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Invasive Turkestan cockroach displacing oriental cockroach in southwestern US

Date:
December 9, 2013
Source:
Entomological Society of America
Summary:
A new article describes the biology and life history of the Turkestan cockroach, which is displacing the oriental cockroach in the southwestern United States.

Adult males of the Turkestan cockroach, Blatta lateralis, (left) and the oriental cockroach, Blatta orientalis (right) are shown.
Credit: Entomological Society of America

The Turkestan cockroach, Blatta lateralis (Walker), has become an important invasive species throughout the southwestern United States and has been reported in the southern United States. It is rapidly replacing the oriental cockroach, Blatta orientalis (L.), in urban areas of the southwestern United States as the most important peri-domestic species.

In 1978, the Turkestan cockroach was first reported at Sharpe Army Depot in Lathrope, CA, and it is now widely distributed throughout California and urban centers of the southwest. This species is widely available for purchase on the Internet by animal breeders needing live insects. They are especially popular among reptile breeders because they are easily maintained in the lab, unable to climb smooth surfaces, breed in large numbers, and easy to handle.

However, even though Turkestan cockroaches are now widespread and readily available on the Internet, there is little information on their biology. In a new article in the Journal of Economic Entomology called "Life History and Biology of the Invasive Turkestan Cockroach (Dictyoptera: Blattidae)," the authors describe its life history and they compares this information with the closely related oriental cockroach.

Two parameters that might contribute to the success of Turkestan cockroaches compared with oriental cockroaches, the authors write, are that the developmental period of the nymphs of Turkestan cockroaches are shorter, and adult female Turkestan cockroaches produce considerably more eggs than do oriental cockroaches.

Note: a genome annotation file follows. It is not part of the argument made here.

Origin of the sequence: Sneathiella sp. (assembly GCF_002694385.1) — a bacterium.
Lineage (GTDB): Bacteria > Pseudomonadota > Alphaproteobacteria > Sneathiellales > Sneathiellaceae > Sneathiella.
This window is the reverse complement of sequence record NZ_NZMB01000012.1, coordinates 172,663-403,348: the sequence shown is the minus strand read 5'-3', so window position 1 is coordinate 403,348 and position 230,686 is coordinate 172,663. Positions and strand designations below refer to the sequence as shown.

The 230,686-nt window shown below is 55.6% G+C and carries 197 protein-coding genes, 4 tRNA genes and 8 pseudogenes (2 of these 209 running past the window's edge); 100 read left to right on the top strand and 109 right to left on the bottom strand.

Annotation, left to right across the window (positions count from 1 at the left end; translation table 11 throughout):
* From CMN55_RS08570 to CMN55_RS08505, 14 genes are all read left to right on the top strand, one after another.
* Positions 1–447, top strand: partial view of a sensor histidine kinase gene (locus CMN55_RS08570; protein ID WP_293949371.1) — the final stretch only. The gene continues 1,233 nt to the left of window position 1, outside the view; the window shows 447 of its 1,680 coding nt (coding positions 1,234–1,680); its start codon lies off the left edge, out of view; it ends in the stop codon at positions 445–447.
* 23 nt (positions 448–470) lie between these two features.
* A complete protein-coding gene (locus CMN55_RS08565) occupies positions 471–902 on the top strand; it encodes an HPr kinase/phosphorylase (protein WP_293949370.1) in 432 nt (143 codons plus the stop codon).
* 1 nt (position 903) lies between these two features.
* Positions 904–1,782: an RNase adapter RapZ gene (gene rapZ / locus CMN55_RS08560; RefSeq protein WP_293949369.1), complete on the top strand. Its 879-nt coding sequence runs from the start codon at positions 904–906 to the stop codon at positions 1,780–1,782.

They also have a more rapid life cycle than the oriental cockroach, allowing them to become adults after five molts, whereas oriental cockroaches require between 7 and 10 molts.

"It will be interesting to follow the spread of the Turkestan cockroach in the United States," the authors write. "This may be the first time that an invasive urban pest species is widely distributed via the Internet and through the sale of live insects."


Story Source:

The above story is based on materials provided by Entomological Society of America. Note: Materials may be edited for content and length.


Cite This Page:

Entomological Society of America. "Invasive Turkestan cockroach displacing oriental cockroach in southwestern US." ScienceDaily. ScienceDaily, 9 December 2013. <www.sciencedaily.com/releases/2013/12/131209092528.htm>.
Entomological Society of America. (2013, December 9). Invasive Turkestan cockroach displacing oriental cockroach in southwestern US. ScienceDaily. Retrieved July 28, 2014 from www.sciencedaily.com/releases/2013/12/131209092528.htm
Entomological Society of America. "Invasive Turkestan cockroach displacing oriental cockroach in southwestern US." ScienceDaily. www.sciencedaily.com/releases/2013/12/131209092528.htm (accessed July 28, 2014).

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